Ingested plastics in northern fulmars (Fulmarus glacialis): A pathway for polybrominated diphenyl ether (PBDE) exposure?
Peer reviewed, Journal article
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Original versionScience of the Total Environment. 2021, 778, 146313. 10.1016/j.scitotenv.2021.146313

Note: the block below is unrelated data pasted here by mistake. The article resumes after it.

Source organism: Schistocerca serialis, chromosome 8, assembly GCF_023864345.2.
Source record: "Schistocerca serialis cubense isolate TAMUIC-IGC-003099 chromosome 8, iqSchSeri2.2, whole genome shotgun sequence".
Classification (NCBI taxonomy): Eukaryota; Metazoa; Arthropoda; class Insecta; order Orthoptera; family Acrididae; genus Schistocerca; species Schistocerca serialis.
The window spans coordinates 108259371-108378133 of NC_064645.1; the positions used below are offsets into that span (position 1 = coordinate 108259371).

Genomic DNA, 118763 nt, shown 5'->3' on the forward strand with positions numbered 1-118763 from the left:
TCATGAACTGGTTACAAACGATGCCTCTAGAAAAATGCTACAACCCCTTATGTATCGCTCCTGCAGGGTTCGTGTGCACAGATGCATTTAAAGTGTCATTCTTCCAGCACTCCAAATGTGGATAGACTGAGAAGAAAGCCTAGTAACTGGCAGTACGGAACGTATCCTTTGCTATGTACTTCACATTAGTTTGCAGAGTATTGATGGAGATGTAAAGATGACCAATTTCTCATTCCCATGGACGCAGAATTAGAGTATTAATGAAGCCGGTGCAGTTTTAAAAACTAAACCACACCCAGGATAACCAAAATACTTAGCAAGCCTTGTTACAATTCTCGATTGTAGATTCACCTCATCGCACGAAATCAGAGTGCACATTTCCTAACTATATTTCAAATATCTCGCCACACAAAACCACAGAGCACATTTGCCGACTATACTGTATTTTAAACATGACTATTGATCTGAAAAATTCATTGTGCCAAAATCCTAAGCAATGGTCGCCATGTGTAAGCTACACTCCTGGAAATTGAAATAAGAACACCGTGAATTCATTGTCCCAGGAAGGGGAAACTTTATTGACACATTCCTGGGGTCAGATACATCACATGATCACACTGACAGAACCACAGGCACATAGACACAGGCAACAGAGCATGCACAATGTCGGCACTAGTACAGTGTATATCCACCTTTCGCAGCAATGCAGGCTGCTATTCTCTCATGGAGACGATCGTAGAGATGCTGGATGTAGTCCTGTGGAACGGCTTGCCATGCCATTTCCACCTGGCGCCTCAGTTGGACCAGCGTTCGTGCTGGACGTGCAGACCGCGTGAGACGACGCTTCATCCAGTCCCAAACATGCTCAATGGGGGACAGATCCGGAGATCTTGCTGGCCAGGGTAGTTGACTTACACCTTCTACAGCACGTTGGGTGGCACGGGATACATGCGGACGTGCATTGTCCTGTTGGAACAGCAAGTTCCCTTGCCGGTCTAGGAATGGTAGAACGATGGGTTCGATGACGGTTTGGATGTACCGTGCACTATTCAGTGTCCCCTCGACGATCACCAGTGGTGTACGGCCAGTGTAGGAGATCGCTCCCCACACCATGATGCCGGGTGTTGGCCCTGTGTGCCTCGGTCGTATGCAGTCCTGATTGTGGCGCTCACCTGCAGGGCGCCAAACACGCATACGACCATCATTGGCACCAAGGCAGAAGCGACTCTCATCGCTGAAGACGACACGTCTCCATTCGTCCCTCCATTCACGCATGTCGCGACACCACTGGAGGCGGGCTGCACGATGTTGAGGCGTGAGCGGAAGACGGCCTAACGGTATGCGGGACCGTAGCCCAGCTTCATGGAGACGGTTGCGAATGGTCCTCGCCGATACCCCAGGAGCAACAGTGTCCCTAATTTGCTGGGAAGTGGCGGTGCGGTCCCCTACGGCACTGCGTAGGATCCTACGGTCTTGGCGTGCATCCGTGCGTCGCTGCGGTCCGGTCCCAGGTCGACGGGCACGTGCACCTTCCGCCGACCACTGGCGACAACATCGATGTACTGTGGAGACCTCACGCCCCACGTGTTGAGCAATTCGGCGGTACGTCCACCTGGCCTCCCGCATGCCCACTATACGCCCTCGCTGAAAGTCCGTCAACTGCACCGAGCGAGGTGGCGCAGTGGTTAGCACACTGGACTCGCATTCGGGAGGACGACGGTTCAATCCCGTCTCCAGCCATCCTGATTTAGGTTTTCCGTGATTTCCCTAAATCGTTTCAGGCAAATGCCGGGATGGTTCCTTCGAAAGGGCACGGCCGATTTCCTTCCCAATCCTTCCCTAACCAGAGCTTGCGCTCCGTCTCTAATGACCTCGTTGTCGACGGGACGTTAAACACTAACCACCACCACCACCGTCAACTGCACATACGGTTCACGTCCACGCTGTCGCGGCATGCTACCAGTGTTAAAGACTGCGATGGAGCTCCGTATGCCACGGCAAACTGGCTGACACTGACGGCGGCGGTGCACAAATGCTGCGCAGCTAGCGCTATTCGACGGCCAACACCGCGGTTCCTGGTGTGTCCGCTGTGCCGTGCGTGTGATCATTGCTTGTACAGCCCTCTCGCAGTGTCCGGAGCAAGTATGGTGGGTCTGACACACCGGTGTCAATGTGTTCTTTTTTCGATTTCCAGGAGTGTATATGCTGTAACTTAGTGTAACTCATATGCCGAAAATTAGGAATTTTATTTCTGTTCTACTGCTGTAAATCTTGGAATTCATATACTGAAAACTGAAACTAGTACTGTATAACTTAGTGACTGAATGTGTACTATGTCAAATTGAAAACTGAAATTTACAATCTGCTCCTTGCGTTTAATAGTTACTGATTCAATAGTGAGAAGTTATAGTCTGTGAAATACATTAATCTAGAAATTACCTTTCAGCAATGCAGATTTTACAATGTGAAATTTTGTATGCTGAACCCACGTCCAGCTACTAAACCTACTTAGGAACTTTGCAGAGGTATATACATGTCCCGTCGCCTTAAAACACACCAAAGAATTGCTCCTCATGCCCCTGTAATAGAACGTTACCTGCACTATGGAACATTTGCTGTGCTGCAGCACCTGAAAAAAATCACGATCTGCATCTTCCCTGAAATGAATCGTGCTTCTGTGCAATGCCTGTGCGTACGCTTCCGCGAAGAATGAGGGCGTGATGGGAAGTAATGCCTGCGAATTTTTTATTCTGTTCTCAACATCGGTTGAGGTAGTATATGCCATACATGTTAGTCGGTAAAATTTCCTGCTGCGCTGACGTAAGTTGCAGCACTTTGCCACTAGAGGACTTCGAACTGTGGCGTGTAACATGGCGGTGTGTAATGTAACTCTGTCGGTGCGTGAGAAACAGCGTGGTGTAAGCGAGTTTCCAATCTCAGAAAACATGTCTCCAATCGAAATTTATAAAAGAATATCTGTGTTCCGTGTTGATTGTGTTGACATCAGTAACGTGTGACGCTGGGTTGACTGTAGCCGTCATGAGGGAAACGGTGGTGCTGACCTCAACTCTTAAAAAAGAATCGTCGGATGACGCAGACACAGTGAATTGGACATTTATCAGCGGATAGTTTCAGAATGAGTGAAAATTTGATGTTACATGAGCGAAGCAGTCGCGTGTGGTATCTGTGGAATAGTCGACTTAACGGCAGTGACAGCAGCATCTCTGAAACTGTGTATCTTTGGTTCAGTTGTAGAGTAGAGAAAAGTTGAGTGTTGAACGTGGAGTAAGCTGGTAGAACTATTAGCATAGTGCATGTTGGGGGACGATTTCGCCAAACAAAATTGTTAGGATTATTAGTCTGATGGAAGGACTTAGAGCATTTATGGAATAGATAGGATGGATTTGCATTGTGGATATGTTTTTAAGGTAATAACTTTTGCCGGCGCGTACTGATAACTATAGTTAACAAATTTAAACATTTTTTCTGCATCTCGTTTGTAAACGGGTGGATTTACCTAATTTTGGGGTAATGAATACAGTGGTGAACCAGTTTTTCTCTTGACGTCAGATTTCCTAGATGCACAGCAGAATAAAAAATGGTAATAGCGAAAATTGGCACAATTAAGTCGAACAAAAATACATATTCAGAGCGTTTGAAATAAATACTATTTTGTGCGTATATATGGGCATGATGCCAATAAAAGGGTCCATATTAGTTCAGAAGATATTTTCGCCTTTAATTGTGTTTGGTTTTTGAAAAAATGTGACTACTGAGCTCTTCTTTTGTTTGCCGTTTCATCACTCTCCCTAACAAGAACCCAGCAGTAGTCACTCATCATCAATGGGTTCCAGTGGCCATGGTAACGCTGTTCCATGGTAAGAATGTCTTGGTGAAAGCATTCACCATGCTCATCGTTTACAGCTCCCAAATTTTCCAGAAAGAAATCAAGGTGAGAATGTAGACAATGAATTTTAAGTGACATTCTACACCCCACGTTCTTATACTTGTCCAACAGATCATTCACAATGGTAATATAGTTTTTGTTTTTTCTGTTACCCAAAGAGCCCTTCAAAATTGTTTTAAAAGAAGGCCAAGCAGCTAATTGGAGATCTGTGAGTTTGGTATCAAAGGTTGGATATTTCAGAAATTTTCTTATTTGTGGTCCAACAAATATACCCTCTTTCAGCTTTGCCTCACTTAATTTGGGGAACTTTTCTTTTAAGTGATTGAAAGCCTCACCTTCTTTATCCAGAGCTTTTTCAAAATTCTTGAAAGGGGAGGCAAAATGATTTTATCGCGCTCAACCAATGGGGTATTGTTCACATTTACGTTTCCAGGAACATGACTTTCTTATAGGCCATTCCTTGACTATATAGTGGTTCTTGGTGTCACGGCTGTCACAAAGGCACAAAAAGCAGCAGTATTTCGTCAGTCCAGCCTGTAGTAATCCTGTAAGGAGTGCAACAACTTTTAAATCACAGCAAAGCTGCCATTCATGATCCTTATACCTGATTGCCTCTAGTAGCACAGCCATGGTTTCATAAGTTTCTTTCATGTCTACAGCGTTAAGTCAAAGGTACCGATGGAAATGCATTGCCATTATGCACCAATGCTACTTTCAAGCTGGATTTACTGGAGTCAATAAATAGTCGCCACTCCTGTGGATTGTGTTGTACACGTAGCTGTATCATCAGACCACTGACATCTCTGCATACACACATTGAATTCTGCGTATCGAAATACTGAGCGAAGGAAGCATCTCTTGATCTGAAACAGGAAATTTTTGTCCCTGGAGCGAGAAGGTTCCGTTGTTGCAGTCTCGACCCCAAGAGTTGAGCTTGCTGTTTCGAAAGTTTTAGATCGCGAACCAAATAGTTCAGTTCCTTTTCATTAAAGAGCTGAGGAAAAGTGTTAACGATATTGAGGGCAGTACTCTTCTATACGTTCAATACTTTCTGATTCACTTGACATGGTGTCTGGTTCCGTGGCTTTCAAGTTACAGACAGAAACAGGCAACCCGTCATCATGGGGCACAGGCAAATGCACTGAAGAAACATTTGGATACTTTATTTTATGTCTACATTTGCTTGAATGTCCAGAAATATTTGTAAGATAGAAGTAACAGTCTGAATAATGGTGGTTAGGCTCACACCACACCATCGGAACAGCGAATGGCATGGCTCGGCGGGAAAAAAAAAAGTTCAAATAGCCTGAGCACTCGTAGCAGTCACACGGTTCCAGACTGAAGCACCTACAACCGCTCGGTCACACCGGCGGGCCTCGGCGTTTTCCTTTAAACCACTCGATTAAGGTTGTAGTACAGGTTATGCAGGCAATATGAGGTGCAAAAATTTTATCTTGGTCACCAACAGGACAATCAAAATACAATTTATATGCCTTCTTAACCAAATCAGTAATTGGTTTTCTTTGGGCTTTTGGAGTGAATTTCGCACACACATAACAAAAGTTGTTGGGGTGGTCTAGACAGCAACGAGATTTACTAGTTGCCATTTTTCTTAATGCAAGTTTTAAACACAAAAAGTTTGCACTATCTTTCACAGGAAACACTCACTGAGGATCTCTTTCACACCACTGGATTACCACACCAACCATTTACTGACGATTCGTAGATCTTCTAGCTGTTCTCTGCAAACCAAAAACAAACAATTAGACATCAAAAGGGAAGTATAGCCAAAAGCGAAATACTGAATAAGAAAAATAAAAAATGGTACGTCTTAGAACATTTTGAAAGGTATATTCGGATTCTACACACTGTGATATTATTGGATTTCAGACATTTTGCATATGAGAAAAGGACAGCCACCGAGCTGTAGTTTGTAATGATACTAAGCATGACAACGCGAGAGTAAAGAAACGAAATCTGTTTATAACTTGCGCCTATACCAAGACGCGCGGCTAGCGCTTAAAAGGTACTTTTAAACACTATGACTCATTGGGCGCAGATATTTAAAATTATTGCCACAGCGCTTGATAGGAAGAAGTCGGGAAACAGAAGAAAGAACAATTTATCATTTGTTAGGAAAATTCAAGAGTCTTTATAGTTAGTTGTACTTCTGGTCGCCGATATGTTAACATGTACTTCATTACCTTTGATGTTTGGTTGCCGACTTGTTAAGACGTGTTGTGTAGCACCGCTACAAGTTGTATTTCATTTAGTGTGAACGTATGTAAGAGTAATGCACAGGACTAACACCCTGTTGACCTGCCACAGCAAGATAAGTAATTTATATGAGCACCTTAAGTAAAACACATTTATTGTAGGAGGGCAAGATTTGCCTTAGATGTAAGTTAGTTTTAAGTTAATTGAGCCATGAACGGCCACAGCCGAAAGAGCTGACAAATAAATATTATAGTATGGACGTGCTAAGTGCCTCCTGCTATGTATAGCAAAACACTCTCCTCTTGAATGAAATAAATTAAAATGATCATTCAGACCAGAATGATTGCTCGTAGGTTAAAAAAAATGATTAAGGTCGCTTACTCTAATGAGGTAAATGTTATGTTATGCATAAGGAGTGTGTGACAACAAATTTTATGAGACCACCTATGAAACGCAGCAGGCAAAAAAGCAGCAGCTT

Although it has been suggested that plastic may act as a vector for pollutants into the tissue of seabirds, the bioaccumulation of harmful contaminants, such as polybrominated diphenyl ethers (PBDEs), released from ingested plastics is poorly understood. Plastic ingestion by the procellariiform species northern fulmar (Fulmarus glacialis) is well documented. In this study, we measured PBDEs levels in liver tissue of northern fulmars without and with (0.13–0.43 g per individual) stomach plastics. PBDE concentrations in the plastic sampled from the same birds were also quantified. Birds were either found dead on beaches in southern Norway or incidentally caught in longline fisheries in northern Norway. PBDEs were detected in all birds but high concentrations were only found in liver samples from beached birds, peaking at 2900 ng/g lipid weight. We found that body condition was a significant factor explaining the elevated concentration levels in livers of beached birds. BDE209 was found in ingested plastic particles and liver tissue of birds with ingested plastics but was absent in the livers of birds without ingested plastics. This strongly suggests a plastic-derived transfer and accumulation of BDE209 to the tissue of fulmars, levels of which might prove useful as a general indicator of plastic ingestion in seabirds.